May 15, 2012

Tips for Sharper Photography Images

Most photographers quest for pin sharp and high quality images. In this latest photography blog post I compiled 15 photo tips on how to achieve sharper photos with our photography gear. This blog post links to other related topics that deepen the understanding of correct exposure, depth of field or how to use your tripod correctly ... hope you explore and enjoy! 

Photo Tip #1: Find your lens sweet spot where it produces sharpest and best quality photographs per manufacturer design. Check reviewers and sites like Digital Photography Review to find out anything and everything about your photography gear. 

Photo Tip #2: Know your Camera Noise level limit where it become unacceptable so you can adjust your ISO setting for faster shutter speeds accordingly. High noise levels produce poorer image quality. In example, ISO 800 might be unacceptable but since you know ISO 400 is all right you may choose ISO 400 and adjust to a larger aperture to achieve a desired faster shutter speed and compensate for the lower ISO setting. 

Photo Tip #3: Utilize lowest possible ISO settings like ISO 100 and below for higher quality pictures. Do not use your camera Auto ISO setting since at low light it will adjust to high ISO settings that produce more noise. Instead get in the habit of using your tripod even when sufficient light is available … on a different note this will benefit in composing an image as well.

Photo Tip #4: Pay attention to the surrounding environment. Any ground vibration like passing cars, trains or even people walking by may not be compensated by the tripod and may lead to blurry pics. 

Photo Tip #5: Use a Sturdy Tripod and head to minimize camera shake during photo exposure. Turn off your lens image stabilization when using your tripod.


Photo Tip #6: Watch your shutter speed to ensure you can still hand hold your camera and lens while taking the picture. If there is no tripod available, turn on the lens stabilization feature and use other supporting aids like a tree trunk, a wall or your camera bag to stabilize your set up … whatever works to keep your camera and lens stable at slower shutter speeds.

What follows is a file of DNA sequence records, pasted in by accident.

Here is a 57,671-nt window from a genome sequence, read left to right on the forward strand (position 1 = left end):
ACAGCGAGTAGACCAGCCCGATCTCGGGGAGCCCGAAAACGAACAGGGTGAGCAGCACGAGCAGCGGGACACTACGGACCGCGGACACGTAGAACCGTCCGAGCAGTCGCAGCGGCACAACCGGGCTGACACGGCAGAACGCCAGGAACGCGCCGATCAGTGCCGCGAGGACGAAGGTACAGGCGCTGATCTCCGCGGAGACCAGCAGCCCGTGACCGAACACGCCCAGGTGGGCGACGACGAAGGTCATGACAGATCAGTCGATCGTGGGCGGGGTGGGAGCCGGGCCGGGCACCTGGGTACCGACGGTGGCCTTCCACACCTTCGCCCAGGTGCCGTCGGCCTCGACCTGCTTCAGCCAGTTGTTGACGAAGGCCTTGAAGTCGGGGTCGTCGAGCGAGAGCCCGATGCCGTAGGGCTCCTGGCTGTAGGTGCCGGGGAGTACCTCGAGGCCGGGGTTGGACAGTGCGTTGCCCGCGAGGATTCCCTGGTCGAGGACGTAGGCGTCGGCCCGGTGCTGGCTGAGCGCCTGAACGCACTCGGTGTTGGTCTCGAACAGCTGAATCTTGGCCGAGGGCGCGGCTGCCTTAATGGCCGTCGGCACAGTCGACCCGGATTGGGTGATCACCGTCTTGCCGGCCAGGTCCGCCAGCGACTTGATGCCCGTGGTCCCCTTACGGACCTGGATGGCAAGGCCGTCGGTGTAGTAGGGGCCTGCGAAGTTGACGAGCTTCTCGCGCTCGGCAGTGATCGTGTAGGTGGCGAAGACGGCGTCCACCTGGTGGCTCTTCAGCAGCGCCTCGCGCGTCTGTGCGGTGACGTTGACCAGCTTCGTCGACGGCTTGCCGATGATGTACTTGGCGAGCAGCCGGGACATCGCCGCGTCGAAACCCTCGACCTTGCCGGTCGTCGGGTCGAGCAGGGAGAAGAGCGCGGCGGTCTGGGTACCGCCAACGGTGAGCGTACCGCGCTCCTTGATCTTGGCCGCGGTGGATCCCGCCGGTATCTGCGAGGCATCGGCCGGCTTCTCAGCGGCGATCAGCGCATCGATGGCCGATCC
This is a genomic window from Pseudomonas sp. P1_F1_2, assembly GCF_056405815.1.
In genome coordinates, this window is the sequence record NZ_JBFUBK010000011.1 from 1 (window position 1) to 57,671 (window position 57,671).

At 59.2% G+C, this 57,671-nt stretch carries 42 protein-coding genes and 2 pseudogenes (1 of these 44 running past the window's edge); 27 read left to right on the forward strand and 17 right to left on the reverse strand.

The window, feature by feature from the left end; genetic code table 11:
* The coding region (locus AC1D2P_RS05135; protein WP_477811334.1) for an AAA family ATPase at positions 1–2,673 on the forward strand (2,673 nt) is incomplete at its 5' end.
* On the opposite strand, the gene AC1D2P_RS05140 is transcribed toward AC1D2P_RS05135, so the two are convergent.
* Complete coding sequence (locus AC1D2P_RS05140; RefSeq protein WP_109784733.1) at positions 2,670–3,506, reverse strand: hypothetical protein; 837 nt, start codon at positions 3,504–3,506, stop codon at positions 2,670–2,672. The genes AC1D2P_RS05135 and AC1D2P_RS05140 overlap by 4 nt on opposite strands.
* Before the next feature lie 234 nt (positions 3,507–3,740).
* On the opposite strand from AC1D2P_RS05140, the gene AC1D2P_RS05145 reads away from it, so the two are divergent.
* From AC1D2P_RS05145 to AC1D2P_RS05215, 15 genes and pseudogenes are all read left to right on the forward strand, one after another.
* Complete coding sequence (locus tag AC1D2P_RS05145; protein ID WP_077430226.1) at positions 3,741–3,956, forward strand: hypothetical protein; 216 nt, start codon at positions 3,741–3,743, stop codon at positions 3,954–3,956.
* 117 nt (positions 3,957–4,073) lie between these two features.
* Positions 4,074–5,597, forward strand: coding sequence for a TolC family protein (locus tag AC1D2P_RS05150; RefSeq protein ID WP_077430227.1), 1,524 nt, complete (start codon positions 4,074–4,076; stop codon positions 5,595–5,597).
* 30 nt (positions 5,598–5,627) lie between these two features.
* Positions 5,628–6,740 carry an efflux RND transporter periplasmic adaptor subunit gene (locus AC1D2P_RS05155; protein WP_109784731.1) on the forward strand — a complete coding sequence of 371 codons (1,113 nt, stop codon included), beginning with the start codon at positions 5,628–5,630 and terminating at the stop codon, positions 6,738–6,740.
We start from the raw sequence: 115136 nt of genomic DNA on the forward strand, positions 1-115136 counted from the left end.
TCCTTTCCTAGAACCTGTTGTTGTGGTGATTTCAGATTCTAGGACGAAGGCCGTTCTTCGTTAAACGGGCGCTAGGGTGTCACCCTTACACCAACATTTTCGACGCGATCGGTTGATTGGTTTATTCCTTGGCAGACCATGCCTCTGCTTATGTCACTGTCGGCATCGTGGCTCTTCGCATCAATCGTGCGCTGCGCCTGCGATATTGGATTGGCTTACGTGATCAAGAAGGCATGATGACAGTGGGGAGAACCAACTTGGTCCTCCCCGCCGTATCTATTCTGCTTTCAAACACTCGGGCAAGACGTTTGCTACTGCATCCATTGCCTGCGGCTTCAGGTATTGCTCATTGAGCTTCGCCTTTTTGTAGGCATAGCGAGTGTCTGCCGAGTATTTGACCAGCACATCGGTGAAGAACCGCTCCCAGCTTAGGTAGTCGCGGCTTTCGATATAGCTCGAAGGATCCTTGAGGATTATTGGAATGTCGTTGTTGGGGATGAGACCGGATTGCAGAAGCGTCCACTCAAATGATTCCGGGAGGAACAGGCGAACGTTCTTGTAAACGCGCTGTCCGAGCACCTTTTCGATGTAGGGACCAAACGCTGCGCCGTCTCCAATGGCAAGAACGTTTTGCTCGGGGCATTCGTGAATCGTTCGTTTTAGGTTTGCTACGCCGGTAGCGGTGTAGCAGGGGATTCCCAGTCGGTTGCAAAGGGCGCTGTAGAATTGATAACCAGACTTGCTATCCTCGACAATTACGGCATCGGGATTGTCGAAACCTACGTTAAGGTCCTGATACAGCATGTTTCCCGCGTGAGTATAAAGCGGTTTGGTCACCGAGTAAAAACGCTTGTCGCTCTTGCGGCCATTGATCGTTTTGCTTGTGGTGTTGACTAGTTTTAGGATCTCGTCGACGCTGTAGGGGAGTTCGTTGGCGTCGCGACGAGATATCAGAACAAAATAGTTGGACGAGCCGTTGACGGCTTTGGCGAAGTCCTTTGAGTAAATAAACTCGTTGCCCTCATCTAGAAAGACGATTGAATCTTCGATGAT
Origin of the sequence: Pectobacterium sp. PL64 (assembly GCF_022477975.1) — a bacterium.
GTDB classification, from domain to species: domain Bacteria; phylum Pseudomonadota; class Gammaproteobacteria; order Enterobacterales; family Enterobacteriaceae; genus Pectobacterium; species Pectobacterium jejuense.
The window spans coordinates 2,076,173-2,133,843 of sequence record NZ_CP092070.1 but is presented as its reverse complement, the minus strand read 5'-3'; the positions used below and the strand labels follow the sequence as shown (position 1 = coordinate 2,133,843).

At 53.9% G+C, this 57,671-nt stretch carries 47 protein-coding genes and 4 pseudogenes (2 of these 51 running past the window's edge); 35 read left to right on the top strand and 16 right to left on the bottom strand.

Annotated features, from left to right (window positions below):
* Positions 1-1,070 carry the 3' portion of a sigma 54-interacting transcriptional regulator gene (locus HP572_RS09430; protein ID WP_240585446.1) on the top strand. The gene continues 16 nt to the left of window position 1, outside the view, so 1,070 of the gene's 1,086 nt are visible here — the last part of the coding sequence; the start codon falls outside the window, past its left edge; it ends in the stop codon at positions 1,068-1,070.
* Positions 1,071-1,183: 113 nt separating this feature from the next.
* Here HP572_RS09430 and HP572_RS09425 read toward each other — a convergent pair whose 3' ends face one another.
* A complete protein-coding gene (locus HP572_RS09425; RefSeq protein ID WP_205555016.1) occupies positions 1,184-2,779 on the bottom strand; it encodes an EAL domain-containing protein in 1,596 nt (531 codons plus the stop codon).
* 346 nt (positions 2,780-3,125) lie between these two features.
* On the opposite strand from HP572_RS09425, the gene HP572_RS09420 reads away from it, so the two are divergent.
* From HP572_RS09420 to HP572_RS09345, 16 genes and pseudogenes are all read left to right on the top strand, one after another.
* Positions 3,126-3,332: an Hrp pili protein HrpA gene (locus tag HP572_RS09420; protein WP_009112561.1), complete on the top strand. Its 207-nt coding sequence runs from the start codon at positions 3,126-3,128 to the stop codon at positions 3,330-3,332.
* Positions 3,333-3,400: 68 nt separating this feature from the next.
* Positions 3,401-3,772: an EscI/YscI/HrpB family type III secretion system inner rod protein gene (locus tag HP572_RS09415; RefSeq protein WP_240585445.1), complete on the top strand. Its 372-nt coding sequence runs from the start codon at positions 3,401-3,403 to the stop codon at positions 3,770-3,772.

Photo Tip #7: Ensure your focus point is spot on. Depth of Field (DOF) falls approximately 1/3 in front and 2/3 past the focus point. Aperture provides you the control to maximize or minimize DOF thereby impacting your image sharpness. 

Photo Tip #8: Set the correct aperture to achieve sufficient DOF for your artistic needs. A large aperture (small f-stop Number like 5.6 and less) provides shallow depth of field with faster shutter speeds while small apertures (large f-stop Number like f/8 and up) will provide you with sharpness from foreground and longer exposure times. Longer exposure times require a tripod or other stabilization to avoid blurry pictures. 

Photo Tip #9: Understand Exposure and how aperture, shutter speed, lens magnification, and ISO come together and how these photographic camera and lens controls may interfere or enhance taking razor sharp photos.

Photo Tip #10: Use manual focus and the magnifying camera feature to precisely pin your focus point and apply the correct exposure settings to achieve your artistic photographic goals. 

Photo Tip #11: Use your Camera Self Timer in combination with Live View or mirror lock up to minimize camera shake when releasing the shutter.

Photo Tip #12: Review your photos on the camera screen using the magnifying feature. If sharpness and image quality is unsatisfying, keep shooting to ensure you get the sharp, high quality image you desire. 

Photo Tip #13: Sharpen your image during post processing to achieve appropriate sharpness in your pictures. 

Photo Tip #14: Save on the camera body and instead invest the savings in a higher quality lens or tripod. 

Photo Tip #15: Forget almost all of the above and try Intentional Camera Movement. ICM can be lots of fun and very rewarding